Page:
How to ensure your safari holiday is ethical

Oct 19, 2019

This post contains references to products from one or more of our advertisers. We may receive compensation when you click on links to those products. For an explanation of our Advertising Policy, visit this page.

An African safari is featured on the bucket list of many people across the world, allowing an often once-in-a-lifetime opportunity to get up close to some of the most majestic animals on the planet.

Unfortunately however, we are undergoing “absolute decimation of environmental spaces and species like never before”, according to three-time winner of the Wildlife Photographer of the Year Award, Brent Stirton. So now more than ever, it’s important to make sure we are travelling responsibly.

Ethical tourism comes in many forms, encompassing wildlife, the environment and local communities. All of these must be considered when planning your African safari holiday. The wildlife in Africa is a huge draw for many, from those seeking a safari holiday to wildlife photographers and filmmakers.

Luckily, governments in some African countries realise the value of wildlife and have created national parks and wildlife reserves to help conserve these animals. However, this is not the case everywhere and issues like the ivory trade still have a devastating impact on wildlife. Also, the success of wildlife tourism is not always shared with the local people, some of whom are living in some of the poorest regions on earth where even access to clean water and electricity remain a privilege.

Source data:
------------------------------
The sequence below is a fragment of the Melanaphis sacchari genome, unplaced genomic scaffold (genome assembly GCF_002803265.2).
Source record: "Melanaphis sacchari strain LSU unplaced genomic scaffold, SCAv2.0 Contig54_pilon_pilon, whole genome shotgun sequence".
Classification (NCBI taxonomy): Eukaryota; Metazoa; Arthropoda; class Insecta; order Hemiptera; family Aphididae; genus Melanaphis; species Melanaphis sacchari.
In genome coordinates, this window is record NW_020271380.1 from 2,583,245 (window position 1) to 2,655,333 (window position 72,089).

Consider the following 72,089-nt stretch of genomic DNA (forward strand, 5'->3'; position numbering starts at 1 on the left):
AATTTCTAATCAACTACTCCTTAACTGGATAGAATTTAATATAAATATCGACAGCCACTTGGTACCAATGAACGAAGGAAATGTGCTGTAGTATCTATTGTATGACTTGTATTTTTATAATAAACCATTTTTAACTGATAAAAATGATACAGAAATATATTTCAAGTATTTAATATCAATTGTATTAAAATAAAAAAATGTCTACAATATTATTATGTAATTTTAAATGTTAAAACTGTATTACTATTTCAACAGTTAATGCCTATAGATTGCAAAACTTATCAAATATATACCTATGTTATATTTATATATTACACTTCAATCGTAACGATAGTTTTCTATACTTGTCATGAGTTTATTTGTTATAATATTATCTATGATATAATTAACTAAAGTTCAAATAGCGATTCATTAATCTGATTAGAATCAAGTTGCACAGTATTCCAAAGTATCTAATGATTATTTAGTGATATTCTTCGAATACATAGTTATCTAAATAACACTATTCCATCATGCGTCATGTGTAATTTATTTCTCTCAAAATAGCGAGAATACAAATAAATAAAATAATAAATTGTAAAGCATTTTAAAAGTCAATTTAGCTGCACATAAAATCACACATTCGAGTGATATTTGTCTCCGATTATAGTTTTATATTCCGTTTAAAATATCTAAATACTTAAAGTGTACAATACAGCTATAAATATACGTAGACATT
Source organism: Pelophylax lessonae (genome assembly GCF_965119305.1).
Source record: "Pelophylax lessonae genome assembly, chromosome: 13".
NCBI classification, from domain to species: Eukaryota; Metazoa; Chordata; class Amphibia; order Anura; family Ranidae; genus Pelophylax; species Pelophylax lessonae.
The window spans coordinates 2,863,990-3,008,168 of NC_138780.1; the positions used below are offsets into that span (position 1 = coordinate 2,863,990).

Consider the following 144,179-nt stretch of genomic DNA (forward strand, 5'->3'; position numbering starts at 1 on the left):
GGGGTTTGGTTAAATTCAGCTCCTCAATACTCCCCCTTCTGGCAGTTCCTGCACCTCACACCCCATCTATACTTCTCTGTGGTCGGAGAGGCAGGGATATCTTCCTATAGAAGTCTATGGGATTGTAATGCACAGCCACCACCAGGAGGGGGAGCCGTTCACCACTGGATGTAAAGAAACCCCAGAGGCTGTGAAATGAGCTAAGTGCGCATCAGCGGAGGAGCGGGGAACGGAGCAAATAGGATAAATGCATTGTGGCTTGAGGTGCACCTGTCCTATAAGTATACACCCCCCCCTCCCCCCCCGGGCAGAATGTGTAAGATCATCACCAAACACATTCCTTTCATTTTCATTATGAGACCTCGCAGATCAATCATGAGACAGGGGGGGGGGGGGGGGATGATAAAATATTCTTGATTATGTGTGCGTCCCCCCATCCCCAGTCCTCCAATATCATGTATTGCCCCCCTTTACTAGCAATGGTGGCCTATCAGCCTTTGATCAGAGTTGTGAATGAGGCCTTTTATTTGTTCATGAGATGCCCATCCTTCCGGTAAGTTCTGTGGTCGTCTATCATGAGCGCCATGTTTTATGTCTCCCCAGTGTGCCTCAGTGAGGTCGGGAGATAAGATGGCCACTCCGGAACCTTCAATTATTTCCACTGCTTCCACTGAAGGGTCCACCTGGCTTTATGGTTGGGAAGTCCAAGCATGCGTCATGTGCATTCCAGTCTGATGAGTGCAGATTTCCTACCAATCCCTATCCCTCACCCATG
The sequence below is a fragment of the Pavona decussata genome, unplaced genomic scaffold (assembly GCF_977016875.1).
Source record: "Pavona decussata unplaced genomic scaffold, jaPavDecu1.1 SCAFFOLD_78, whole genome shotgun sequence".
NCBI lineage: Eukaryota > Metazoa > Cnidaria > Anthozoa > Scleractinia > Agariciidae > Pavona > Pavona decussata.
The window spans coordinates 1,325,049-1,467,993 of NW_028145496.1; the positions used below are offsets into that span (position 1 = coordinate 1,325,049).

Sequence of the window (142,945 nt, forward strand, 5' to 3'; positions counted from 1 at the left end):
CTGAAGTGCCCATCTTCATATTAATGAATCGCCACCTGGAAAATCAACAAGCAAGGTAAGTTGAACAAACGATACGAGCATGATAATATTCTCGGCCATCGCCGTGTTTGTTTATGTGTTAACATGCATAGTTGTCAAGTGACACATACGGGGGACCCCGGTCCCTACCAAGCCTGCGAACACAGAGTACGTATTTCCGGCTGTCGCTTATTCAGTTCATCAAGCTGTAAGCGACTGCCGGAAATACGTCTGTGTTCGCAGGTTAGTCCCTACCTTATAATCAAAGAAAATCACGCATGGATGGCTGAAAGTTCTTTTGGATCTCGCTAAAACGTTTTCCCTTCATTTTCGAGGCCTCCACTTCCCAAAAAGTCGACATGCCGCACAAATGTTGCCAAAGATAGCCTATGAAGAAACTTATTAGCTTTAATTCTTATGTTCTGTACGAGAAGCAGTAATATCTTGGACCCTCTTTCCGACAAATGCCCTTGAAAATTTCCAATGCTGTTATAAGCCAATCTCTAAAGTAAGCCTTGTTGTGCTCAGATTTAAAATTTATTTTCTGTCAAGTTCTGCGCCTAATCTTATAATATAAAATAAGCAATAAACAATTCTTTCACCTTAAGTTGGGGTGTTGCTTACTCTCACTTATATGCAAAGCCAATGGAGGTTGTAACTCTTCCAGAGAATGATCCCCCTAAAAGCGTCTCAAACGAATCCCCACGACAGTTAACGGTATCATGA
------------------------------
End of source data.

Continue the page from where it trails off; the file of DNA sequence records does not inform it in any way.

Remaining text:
So to make sure you’re planning your safari the right way, ask yourself these questions.

Photo by Jackal Pan/Getty
(Photo by Jackal Pan/Getty Images)

Are you supporting local people?

The first tip would be to look at where your money is going or more specifically, who is it helping because wildlife conservation can only be successful in the long-term with community involvement and integration. Local people are often evicted from their ancestral lands to allow expansion of safari parks, and they also suffer damage to their crops or lose access to natural resources. Although government-run national parks often promise that a share of your fees go to local communities, this does not always materialise or compensate for what they have lost. Without this benefit, people may be tempted to turn a blind eye to illegal activities.